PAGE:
Provides: USB hub and card reader
Minimum Requirements: USB port
Availability: April 2009
This April, Evouni will be releasing their combination Push-Push Card Reader + USB Hub. For a moment there, I was worried this preview would be a blank page, because whatever advantages it has in terms of design, it’s currently dreadful for connecting peripherals.
Ah, the hub just conked out again. Lost my mouse and my keyboard (both hooked up to the front, powered port of my white Macbook). I know the hub is getting power because the Evouni name lights up on top. After a quick unplug and replug, looks like I’ve got power to both peripherals again. We’ll see how long this lasts.
First, the design, which is great. The device is a small black block, about 3x3x1 when closed. The USB cord, which extends to about a foot, is retractable, and the plug sits flush under the block when not in use. Pressing down on the top of the hub causes it to pop up, revealing the two USB and card reader ports.
Supported cards are:
- SanDisk CompactFlash
- Micro MMC
- Mobile MMC
- SanDisk RS-MMC
- Memory Stick Pro Duo and Pro-HD Duo
- Standard Memory Stick
- SanDisk Memory Stick PRO
- MMC and MMC Plus
- Mini SD
In terms of how it look and is put together, the hub is great. It looks good, the long cord gives it a lot of flexibility in terms of where you can place it on a desk, and it supports a lot of cards. It loses points for only giving you one additional USB port (since the device itself uses one on the computer).
As a card reader, the hub is, well, functional. Getting cards to mount on the desktop, or to open iPhoto, was a dicey proposition, requiring plugging and unplugging, but this is a problem I face with a lot of unpowered hubs. Once the card was loaded, I was able to import the photos and erase the card without problem.
But it’s as a USB hub that the device fails. Even for devices that should work fine with an unpowered hub, connections are spotty. With a keyboard and optical mouse attached, it’s already died twice in this preview. Connecting two different Flash drives to the ports, they would show up, then disappear with the “You have disconnected a device” error message. Trying to copy anything but the smallest of files to the drives would cause the transfer to die after the first few seconds.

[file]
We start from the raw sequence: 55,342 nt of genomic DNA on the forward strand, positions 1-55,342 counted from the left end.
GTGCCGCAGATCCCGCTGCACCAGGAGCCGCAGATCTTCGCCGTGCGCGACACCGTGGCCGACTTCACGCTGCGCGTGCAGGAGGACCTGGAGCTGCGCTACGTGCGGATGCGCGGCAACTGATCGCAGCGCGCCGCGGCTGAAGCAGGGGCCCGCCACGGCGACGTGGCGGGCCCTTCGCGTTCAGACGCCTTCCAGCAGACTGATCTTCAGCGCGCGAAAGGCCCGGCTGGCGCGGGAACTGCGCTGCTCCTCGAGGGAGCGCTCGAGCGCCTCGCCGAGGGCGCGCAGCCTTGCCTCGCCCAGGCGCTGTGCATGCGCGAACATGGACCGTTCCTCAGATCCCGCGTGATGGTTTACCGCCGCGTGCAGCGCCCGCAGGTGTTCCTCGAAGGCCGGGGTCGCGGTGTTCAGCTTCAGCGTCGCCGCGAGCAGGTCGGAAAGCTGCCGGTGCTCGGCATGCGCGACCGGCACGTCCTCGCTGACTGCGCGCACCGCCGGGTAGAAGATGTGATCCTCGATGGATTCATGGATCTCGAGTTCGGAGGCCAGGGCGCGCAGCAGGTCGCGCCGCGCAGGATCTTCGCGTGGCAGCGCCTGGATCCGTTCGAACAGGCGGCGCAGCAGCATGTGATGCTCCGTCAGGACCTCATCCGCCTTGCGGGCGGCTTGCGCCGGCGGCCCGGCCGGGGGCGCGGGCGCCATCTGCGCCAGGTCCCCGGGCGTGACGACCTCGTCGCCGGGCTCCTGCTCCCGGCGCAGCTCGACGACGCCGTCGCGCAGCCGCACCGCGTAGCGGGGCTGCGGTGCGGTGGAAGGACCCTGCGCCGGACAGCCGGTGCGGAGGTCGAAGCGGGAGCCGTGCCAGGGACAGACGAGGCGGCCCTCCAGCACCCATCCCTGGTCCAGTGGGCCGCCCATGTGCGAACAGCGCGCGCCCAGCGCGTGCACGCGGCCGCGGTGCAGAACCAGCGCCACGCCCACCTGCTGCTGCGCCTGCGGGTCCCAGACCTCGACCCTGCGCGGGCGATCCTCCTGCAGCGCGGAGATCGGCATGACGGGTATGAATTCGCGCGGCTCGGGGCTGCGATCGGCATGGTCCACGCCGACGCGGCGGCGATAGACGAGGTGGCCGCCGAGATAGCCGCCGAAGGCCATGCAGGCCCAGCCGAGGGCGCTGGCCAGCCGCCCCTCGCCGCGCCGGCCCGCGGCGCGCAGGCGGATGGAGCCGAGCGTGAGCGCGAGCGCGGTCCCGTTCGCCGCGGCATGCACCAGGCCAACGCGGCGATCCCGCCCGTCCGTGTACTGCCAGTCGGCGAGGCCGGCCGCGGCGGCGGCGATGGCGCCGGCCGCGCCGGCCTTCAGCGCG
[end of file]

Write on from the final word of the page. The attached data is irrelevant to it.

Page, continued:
The problems continued with my iPod touch. The screen would switch to the battery, with the power bar flickering between “powering” and “using power.” The iPod would sometimes show up in iTunes, sometimes display an error message that it could see the iPod but couldn’t connect, and sometimes there was no error message at all—but if I tried to copy or play music with the iPod, it wouldn’t work. When I tried connecting my camera directly using the mini USB port built in to it (the way I normally get photos off of it), neither iPhoto nor the desktop saw it connected at all.
Finally, I hooked up two powered devices: a powered USB External Drive and an inkjet printer. For the drive, I tried to copy around a gig of data over to it. It started fine, but then like the unpowered flash drive stopped, the transfer crashed with an error message, and the mouse connected to the hub failed as well. For the printer, I was able to print one page with no problems, but when I disconnected the hub, reconnected it and tried to print five more, it didn’t see the printer.
I should add that when I tried these devices with another unpowered USB hub, there was no difficulty at all.
If you just want a hub for either USB or data cards, you can probably find smaller ones, and in the case of USB, you can definitely find one that gives you more ports and performs better. The Push-Push Card Reader + USB Hub looks great, but its spotty performance and unreliability don’t make up for that. To be fair, though, I acquired this unit at Macworld Expo back in January. It’s possible Evouni will have addressed these issues by the time the Push-Push Card Reader + USB Hub is released, and we’ll report back if they have.